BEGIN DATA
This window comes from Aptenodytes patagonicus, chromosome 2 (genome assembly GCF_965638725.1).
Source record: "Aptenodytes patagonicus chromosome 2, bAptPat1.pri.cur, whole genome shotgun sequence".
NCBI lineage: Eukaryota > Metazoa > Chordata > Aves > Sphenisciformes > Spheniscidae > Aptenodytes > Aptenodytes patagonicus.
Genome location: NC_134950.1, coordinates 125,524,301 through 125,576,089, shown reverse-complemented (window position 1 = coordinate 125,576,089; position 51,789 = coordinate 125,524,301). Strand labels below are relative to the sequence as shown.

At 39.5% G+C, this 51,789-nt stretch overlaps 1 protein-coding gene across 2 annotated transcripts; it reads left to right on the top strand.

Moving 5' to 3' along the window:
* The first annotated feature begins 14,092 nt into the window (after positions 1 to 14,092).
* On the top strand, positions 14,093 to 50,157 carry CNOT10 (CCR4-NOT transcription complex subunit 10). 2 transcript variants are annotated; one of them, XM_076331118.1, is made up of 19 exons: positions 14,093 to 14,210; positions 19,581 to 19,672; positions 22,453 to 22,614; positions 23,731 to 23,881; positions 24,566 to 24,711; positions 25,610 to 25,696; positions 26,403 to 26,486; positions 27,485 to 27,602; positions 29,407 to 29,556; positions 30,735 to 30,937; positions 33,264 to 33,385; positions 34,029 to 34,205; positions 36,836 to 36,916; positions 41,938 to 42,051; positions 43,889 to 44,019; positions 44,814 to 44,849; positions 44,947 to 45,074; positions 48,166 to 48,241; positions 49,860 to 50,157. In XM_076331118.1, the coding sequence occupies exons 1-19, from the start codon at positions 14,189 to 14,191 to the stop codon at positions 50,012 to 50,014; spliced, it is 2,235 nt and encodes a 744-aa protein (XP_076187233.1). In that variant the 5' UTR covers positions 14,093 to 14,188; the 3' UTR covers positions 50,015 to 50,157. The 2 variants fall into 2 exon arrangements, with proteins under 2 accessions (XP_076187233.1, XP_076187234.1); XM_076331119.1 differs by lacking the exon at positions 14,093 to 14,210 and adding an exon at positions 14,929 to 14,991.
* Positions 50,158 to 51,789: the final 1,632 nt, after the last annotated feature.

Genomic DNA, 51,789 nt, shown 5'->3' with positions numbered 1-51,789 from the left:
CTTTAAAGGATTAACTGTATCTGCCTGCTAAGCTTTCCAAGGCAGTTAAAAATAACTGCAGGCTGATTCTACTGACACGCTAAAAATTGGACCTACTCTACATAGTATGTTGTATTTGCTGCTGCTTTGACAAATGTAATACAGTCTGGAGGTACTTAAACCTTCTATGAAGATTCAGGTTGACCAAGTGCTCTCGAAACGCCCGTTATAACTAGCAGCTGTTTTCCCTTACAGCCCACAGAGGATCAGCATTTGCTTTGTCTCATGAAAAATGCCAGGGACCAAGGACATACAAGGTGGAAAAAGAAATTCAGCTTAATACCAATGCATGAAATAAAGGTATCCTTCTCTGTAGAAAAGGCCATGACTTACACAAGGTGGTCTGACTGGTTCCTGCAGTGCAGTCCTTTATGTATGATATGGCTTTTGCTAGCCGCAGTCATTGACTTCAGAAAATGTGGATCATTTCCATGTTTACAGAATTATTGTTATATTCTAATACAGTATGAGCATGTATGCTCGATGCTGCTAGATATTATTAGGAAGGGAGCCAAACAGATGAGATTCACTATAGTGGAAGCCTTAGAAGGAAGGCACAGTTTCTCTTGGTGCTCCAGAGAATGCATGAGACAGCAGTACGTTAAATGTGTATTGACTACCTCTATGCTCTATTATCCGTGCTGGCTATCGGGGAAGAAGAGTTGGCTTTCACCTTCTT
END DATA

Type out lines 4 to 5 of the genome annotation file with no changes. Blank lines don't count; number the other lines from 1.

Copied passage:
Genome location: NC_134950.1, coordinates 125,524,301 through 125,576,089, shown reverse-complemented (window position 1 = coordinate 125,576,089; position 51,789 = coordinate 125,524,301). Strand labels below are relative to the sequence as shown.

At 39.5% G+C, this 51,789-nt stretch overlaps 1 protein-coding gene across 2 annotated transcripts; it reads left to right on the top strand.